Blackmail, extortion, corruption, extradition and football – it’s what media dreams are made of. But do the ends justify the means?
MVConversations with António de Macedo Vitorino
Football leaks – the largest data leak to date revealing some of the sport’s best kept secrets – has prompted a media firestorm in Portugal. One man’s fight for transparency in the world of football, uncovering widespread wrongdoing at some of Europe’s biggest Clubs and by world class players, is being done at the expense of everybody’s right to privacy.
While what Rui Pinto exposed is clearly a Pandora’s box of criminal conduct prompting numerous investigations by authorities in nine EU countries, is that enough to forget the small detail of how it was obtained? Not according to António de Macedo Vitorino.
Whistleblower or hacker?
Pinto’s lawyer, William Bourdon, is arguing that Pinto must be protected by certain fundamental legal principles, specifically that of EU whistleblowing legislation. The paradox, however, is that a fundamental legal principle is obstructed when it comes to the source of the incriminating information.
António Vitorino believes everything hinges on where we draw the line between whistleblowing and hacking: “One upholds the law, the other falls foul of it.”
Whistleblowing, in very basic terms, denotes someone who comes across material exposing criminal wrongdoings. Be it corruption, money laundering, human trafficking etc, by coming forward with information that triggers criminal investigations, these people have acted in the public interest and are protected by the law, specifically the EU Whistleblowers Directive proposals.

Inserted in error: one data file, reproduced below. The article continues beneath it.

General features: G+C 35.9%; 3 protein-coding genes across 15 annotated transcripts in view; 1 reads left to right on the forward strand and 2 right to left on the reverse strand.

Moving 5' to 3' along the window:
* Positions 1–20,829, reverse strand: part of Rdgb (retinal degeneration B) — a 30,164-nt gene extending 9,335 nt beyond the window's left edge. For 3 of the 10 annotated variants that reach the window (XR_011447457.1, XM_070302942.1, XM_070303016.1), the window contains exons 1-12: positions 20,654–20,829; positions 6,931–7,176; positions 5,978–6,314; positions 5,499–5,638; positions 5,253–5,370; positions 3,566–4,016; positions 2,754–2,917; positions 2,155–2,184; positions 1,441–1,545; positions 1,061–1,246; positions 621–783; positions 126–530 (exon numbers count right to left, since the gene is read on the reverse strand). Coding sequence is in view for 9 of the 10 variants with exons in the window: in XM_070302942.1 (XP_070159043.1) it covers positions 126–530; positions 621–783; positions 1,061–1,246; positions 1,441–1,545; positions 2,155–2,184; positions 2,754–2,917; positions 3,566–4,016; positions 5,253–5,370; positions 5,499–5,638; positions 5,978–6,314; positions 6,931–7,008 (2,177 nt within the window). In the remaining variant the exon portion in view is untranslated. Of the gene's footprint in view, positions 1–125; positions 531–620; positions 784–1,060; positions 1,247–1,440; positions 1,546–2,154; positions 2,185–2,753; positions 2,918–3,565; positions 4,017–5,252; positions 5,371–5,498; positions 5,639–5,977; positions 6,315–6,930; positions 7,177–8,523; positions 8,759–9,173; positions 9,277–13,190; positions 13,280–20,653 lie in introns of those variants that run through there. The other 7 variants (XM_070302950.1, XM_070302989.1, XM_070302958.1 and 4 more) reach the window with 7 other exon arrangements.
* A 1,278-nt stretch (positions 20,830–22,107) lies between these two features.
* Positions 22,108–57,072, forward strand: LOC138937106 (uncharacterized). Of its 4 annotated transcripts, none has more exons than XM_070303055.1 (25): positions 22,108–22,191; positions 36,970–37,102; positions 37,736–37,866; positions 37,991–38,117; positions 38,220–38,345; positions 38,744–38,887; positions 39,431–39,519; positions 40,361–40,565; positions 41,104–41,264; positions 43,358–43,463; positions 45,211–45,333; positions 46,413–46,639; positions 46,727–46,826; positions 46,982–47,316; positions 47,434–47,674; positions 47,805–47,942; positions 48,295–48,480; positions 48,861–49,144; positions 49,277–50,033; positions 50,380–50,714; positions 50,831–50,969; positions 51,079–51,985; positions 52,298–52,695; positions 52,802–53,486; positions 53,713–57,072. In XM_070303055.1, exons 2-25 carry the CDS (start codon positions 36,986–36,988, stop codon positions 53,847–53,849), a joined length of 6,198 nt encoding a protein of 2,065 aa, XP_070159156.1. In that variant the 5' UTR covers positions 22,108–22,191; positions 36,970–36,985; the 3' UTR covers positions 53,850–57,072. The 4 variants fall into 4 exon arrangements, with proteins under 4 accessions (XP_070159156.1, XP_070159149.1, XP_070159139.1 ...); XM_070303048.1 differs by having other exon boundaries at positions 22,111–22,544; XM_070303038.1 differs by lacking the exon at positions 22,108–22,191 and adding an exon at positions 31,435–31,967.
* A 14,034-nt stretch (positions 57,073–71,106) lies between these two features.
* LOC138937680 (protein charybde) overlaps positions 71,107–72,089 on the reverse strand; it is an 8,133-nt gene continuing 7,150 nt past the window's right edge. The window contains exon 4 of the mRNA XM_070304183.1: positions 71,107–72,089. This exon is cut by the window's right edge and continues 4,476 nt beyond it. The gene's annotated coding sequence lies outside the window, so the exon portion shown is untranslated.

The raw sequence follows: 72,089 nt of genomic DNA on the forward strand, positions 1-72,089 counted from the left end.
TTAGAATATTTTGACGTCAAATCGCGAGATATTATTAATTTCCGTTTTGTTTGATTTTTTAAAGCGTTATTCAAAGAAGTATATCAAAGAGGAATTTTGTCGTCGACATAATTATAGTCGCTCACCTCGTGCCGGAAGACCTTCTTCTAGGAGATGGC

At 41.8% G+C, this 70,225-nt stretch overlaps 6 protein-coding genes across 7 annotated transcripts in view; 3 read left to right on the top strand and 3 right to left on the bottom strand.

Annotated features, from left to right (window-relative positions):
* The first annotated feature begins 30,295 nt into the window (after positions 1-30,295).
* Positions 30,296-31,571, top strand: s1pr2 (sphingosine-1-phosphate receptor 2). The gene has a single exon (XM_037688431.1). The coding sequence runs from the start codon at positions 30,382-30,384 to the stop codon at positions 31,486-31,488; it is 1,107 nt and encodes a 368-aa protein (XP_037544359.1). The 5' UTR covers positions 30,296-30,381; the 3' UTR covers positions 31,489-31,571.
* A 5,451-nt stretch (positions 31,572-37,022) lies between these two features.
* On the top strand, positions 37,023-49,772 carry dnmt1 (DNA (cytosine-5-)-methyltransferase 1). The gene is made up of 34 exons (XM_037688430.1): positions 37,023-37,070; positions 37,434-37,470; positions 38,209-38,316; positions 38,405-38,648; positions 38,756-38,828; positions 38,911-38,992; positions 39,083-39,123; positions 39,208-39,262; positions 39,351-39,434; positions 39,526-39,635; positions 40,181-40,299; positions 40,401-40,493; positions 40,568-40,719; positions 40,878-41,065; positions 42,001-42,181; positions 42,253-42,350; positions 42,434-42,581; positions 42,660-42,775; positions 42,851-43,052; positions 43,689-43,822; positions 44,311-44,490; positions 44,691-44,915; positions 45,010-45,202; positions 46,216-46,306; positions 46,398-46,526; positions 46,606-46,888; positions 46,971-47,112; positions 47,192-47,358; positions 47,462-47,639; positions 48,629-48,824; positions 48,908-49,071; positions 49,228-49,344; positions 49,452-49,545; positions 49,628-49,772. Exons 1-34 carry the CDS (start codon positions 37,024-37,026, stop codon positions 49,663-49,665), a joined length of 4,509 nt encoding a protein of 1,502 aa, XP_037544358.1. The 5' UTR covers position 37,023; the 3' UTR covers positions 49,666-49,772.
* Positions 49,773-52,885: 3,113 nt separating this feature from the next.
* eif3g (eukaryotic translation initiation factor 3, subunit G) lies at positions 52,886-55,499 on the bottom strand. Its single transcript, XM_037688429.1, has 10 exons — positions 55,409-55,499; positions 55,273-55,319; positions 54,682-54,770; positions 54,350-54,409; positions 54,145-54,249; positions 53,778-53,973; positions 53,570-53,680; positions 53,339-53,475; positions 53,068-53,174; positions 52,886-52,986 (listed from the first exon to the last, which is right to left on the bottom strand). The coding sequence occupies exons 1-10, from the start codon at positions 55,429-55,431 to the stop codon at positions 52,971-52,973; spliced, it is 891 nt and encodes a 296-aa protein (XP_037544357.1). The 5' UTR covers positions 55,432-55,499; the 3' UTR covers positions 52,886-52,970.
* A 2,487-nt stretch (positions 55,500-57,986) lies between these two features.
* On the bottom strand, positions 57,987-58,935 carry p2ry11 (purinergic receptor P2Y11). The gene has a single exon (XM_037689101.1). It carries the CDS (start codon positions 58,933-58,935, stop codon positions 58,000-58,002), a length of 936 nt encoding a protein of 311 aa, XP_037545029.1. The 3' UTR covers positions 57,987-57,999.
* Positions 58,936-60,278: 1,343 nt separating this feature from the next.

Hacking, however, is built on “intent”. “This is someone who goes that one step further and mounts his own private investigation” says António Vitorino, “breaking into computers purposefully looking for incriminating material. In the last Directive proposal, a whistleblower is defined as “a natural person who reports or discloses information on breaches lawfully acquired in the context of his or her work-related activities”. This is hardly the case of Mr. Pinto.”
Crossing the ethical lines
As criminals become ever more evolved, the weapons we have to fight crime need to evolve. However, António Vitorino questions whether, as a society, we can accept the blurring of the lines between legal and illegal obtaining of information, and the overstepping of our core constitutional values.
“Police cannot enter your home or your computer without a search warrant and probable cause. Freedom is paramount and our privacy needs to be protected,” he says. “If our legal system and police powers are not up to date, then that’s something that needs to be addressed.”
In the case of Football Leaks, information was obtained by hacking into the systems of Football Clubs like Sporting CP, Porto FC, Real Madrid and Paris Saint Germain, taking information and passing this to the media. In the public interest? For António Vitorino, that one fundamental line was crossed.
But what about hacking into personal emails and client-attorney messages bound by legal privilege, or sharing confidential Club information with rivals? Is crossing these lines for information that has uncovered corruption at the highest levels of the sport seen as acceptable or should it be seen as an attack on personal privacy? One more line crossed, says António Vitorino.
The line between fair and foul play plays a crucial part in determining the legality of a subsequent investigation., he adds. “The illegal and intentional breaching of privacy cannot be an acceptable practice.”
He takes the media as an example. “Journalists have a right to protect their sources. But shouldn’t the media care about how their sources came across the information?”
If wrongdoings can only be uncovered by illegal means, there is something fundamentally wrong with society.
Ultimately, António Vitorino believes “we cannot accept that allowing unfettered access to our privacy is the only way to uncover criminal actions”.
“As citizens it is our duty to fight anyone who says that we must give up our privacy and our freedom to help put criminals away.”